The source of your electricity matters, but …
A common argument made by EV naysayers is that electric vehicles actually pollute more than gas-powered ones, because they’re often charged with electricity from coal-fired power plants. It’s an interesting argument (typically coming from people who are perfectly happy to use coal-fired electricity) but it’s wrong. Very few places in the US still get all or even most of their electricity from coal — but even in those places that do, it's better for the environment to drive an electric vehicle!
A team of researchers from England and the Netherlands found that EVs charged by coal-fired power stations still produce fewer emissions overall than internal combustion engine (ICE) vehicles. In most places — not just in the US but around the world — EVs produce 30-70% fewer emissions over the life of the vehicle. Even so, why not save even more money (and emissions) by choosing 100% renewable energy?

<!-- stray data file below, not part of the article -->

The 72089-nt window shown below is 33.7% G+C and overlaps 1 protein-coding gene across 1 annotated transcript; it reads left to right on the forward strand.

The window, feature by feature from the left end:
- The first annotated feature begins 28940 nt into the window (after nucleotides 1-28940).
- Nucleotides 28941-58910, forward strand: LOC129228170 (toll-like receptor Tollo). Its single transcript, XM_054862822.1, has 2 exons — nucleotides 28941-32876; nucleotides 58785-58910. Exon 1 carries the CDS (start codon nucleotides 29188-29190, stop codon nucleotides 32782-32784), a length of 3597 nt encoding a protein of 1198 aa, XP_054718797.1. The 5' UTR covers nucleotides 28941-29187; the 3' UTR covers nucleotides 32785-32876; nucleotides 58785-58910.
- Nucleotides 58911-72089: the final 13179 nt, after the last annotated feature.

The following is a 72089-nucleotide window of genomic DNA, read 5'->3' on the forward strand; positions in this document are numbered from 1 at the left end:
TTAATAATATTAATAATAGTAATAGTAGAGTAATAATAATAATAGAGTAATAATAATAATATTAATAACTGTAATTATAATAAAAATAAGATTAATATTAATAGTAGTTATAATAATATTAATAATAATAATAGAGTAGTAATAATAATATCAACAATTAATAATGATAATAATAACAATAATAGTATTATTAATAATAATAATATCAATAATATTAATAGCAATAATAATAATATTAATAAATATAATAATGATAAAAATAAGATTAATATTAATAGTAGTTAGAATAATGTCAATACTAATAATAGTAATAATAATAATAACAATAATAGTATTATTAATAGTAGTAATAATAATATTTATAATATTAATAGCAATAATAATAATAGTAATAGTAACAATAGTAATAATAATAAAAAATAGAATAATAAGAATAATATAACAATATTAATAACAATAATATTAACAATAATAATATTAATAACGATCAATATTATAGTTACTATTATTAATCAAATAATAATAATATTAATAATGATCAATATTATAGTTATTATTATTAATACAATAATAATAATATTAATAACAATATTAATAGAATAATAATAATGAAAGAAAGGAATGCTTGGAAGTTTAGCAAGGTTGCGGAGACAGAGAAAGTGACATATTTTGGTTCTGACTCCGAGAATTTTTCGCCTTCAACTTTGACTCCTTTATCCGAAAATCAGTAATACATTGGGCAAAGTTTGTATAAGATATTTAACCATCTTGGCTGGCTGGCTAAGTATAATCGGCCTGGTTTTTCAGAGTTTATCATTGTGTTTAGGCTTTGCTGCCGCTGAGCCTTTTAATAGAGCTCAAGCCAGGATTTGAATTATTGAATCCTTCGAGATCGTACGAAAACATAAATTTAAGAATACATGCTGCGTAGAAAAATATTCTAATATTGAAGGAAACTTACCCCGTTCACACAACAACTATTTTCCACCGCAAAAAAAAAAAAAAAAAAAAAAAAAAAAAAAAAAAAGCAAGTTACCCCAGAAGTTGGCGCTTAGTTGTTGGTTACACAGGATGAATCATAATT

I, for one, subscribe to a Community Solar Garden and get 100% of my electricity from solar energy. The amazing thing is that it doesn't just feel good to support renewable energy and dramatically reduce your carbon footprint … it saves you money. I’ve been saving hundreds of dollars a year by choosing solar. Learn how you can join a solar garden yourself here!
So, why not save yourself some money and save the environment? Make your next vehicle a used EV ... and go solar while you’re at it!
If you have any questions about making the transition to an electric vehicle, please email me at firstname.lastname@example.org.